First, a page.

Most of the theories advanced by the "eurocentric" historians range from fairly eclectic to extremely eclectic, with David Landes (the last writer discussed in the book) simply picking from a grab bag of different theories of European [...] with no eye for coherence. Thus, in this book (around 200 pages) Blaut has to criticize a huge number of arguments. The biggest problem is that while he successfully casts doubt on almost all the specific arguments he considers, almost none of them are refuted beyond a reasonable doubt. One exception is Karl Wittfogel's theory of oriental despotism, relating systems of government to systems of irrigation (and by extension, differences in systems of government between regions being a result of the natural environment), among other things. This argument gets used in various different forms by almost all of the writers discussed, and Blaut utterly destroys it.

One of Blaut's essays deserves, particular mention, the one on Robert Brenner. This chapter is probably Blaut's greatest effort, but Robert Brenner is nowhere near as much of an easy target as the other historians discussed.
Read more ›
1 Comment Was this review helpful to you? Yes No Sending feedback...
Thank you for your feedback. If this review is inappropriate, please let us know.
Sorry, we failed to record your vote. Please try again
8 of 11 people found the following review helpful By César González Rouco on June 22, 2008
Format: Paperback
After reading Mr. Byars' review, I will only add that, instead of this book, on the vexing question of why Western countries have dominated the world during the last few centuries [the very way the question is posed is controversial!], I would suggest reading the following books: 1) "Power and Plenty: Trade, War, and the World Economy in the Second Millennium" by Ronald Findlay and Kevin H. O'Rourke; 2)"The Great Divergence", by Kennetz Pomeranz; 3 - 4): "The world economy. A millennial perspective" (2001) plus "The world economy: Historical Statistics" (2003) by Angus Maddison (a combined edition of these two volumes appeared on December 2007); 5) The Eastern Origins of Western Civilisation by John M. Hobson, and 6) it also seems interesting the brief book to be published this June "Why Europe? The Rise of the West in World History 1500-1850" by Jack A. Goldstone.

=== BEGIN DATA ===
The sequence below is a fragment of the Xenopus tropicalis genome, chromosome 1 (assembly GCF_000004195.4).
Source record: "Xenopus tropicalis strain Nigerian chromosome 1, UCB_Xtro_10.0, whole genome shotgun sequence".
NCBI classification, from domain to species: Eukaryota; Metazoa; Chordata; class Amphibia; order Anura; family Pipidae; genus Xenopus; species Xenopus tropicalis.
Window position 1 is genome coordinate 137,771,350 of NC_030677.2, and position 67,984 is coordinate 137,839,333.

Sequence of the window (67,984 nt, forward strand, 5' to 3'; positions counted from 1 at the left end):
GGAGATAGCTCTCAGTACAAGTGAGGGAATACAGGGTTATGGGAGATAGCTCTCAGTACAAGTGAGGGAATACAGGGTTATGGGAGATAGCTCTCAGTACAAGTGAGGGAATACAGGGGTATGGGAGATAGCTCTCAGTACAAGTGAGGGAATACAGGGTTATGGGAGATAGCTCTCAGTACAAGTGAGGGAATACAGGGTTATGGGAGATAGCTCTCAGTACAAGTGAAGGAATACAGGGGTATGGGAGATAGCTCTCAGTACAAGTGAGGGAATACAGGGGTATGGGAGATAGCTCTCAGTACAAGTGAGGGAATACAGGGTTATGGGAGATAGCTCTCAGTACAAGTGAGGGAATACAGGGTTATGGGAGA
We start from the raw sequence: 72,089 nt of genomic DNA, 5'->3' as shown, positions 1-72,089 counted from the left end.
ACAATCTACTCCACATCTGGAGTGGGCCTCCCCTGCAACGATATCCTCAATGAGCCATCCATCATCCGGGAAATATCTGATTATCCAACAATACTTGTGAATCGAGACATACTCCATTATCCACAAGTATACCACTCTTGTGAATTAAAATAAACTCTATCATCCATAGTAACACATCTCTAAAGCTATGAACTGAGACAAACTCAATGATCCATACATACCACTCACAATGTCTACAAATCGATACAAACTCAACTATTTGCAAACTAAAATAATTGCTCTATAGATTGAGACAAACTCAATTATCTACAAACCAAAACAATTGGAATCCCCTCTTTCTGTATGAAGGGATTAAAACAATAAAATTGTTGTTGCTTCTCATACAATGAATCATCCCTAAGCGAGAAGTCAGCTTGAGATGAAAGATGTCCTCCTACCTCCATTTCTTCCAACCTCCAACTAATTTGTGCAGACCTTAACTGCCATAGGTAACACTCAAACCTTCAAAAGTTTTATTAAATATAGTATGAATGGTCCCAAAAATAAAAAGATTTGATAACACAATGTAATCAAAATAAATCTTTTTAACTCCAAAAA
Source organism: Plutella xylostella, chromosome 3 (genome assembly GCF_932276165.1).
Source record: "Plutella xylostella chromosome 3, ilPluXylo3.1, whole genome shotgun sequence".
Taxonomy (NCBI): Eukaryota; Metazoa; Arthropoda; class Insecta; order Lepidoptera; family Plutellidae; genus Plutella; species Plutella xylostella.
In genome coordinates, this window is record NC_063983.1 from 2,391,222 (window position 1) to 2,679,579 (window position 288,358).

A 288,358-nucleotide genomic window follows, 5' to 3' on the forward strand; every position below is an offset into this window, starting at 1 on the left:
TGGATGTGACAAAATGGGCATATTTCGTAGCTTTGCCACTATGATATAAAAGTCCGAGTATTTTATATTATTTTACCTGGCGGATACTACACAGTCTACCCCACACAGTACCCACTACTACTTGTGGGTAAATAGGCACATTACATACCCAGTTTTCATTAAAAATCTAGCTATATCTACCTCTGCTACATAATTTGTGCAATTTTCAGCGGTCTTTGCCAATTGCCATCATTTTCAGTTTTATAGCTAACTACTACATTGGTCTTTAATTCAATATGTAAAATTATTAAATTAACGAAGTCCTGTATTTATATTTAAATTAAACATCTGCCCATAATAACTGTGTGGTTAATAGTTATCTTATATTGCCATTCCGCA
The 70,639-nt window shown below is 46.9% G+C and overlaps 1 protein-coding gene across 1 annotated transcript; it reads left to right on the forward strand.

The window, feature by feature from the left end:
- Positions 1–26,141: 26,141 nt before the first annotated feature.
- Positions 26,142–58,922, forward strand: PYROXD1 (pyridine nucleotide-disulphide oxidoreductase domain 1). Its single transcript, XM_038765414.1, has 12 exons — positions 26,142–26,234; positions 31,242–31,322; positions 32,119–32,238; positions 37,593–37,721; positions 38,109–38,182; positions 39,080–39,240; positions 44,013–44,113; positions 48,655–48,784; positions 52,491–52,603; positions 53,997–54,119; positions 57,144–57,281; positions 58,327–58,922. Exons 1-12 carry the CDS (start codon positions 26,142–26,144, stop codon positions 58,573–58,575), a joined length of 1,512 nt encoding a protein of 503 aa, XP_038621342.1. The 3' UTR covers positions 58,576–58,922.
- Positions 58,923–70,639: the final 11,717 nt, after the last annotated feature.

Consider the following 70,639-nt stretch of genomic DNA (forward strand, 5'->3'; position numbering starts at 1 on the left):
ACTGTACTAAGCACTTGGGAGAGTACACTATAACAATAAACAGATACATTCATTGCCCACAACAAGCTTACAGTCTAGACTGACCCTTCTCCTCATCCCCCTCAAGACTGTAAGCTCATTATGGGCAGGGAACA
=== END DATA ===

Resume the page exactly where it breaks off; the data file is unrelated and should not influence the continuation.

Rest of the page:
And for those looking for a broad framework to understand the past, I would add the following works, whose scope is amazingly global: 1. Agrarian cultures: "Pre-industrial societies" by Patricia Crone; 2. Government: "The History of Government" by S.E. Finer; 3. Ideas: "Ideas, a History from Fire to Freud", by Peter Watson; 4. Religion: "The Phenomenon of Religion: A Thematic Approach" by Moojan Momen; and 5. War: "War in Human Civilization" by Azar Gat.
6 Comments Was this review helpful to you? Yes No Sending feedback...
Thank you for your feedback. If this review is inappropriate, please let us know.
Sorry, we failed to record your vote. Please try again
6 of 9 people found the following review helpful By M. A. Krul on November 14, 2007
Format: Paperback Verified Purchase